A U.N. panel, co-chaired by British prime minister David Cameron and the presidents of Indonesia and Liberia, last week released a report outlining a set of new goals with a target of the year 2030. These goals are based on the original Millennium Development Goals, and are listed as follows:

  1. End poverty
  2. Empower girls and women and achieve gender equality
  3. Provide quality education and lifelong learning
  4. Ensure healthy lives
  5. Ensure food security and good nutrition
  6. Achieve universal access to water and sanitation
  7. Secure sustainable energy
  8. Create jobs, sustainable livelihoods, and equitable growth
  9. Manage natural resource assets sustainably
  10. Ensure good governance and effective institutions
  11. Ensure stable and peaceful societies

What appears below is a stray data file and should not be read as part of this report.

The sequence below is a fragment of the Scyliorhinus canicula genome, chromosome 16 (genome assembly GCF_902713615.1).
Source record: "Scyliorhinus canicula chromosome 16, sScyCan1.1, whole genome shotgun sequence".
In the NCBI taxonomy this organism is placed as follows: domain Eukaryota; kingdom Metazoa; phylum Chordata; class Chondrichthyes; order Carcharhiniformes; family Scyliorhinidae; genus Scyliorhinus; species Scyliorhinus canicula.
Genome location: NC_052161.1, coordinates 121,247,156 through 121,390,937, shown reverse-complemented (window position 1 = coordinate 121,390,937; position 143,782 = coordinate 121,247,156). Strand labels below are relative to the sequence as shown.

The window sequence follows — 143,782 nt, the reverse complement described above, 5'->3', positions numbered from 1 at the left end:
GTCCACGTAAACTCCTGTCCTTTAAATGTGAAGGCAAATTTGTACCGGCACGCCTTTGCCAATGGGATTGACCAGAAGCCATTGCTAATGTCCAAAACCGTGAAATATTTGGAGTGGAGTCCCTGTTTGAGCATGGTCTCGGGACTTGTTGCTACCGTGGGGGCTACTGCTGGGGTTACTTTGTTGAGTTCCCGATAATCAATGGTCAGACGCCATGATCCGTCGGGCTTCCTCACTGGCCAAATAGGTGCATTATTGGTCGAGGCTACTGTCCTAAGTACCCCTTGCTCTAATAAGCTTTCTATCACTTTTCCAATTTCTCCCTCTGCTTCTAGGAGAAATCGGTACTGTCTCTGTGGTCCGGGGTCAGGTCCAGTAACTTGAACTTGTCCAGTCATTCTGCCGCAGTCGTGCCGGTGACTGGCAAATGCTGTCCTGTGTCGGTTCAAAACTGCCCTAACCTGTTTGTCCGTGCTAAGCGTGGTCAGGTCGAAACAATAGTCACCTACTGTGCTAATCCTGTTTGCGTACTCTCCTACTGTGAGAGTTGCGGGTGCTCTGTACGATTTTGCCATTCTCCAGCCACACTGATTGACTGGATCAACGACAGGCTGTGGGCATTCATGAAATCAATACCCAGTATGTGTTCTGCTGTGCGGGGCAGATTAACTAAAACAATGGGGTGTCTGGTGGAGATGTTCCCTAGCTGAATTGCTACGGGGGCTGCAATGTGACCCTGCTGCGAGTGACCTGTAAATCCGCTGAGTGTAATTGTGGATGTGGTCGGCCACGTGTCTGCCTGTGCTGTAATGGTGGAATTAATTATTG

12. Create a global enabling environment and catalyse long term finance

There are certain ‘absolute’ goals, including the elimination of poverty and universal access to water and sanitation. With the previous target of halving extreme poverty successfully reached ahead of schedule, the goal now is to eliminate that remaining 20% of the world living below the line.

One conspicuous absence from the goals is a specific commitment to addressing economic inequality. Even as extreme poverty is being reduced globally, the gap between the richest and poorest citizens of the world is widening. Consumption by the lowest billion amounts to 1% of global figures, while the richest billion account for 72%. With this gap constantly widening, it’s doubtful whether goals to eliminate poverty can ever truly be met. Wealth redistribution would an effective tool at addressing the poorest parts of society.

These revised development goals will be presented by the panel at the U.N. General Assembly in September, with the intention of agreeing on a clear yet ambitious framework, and allowing time for its implementation by the beginning of 2016.

– David Wilson

Source: The Guardian,UN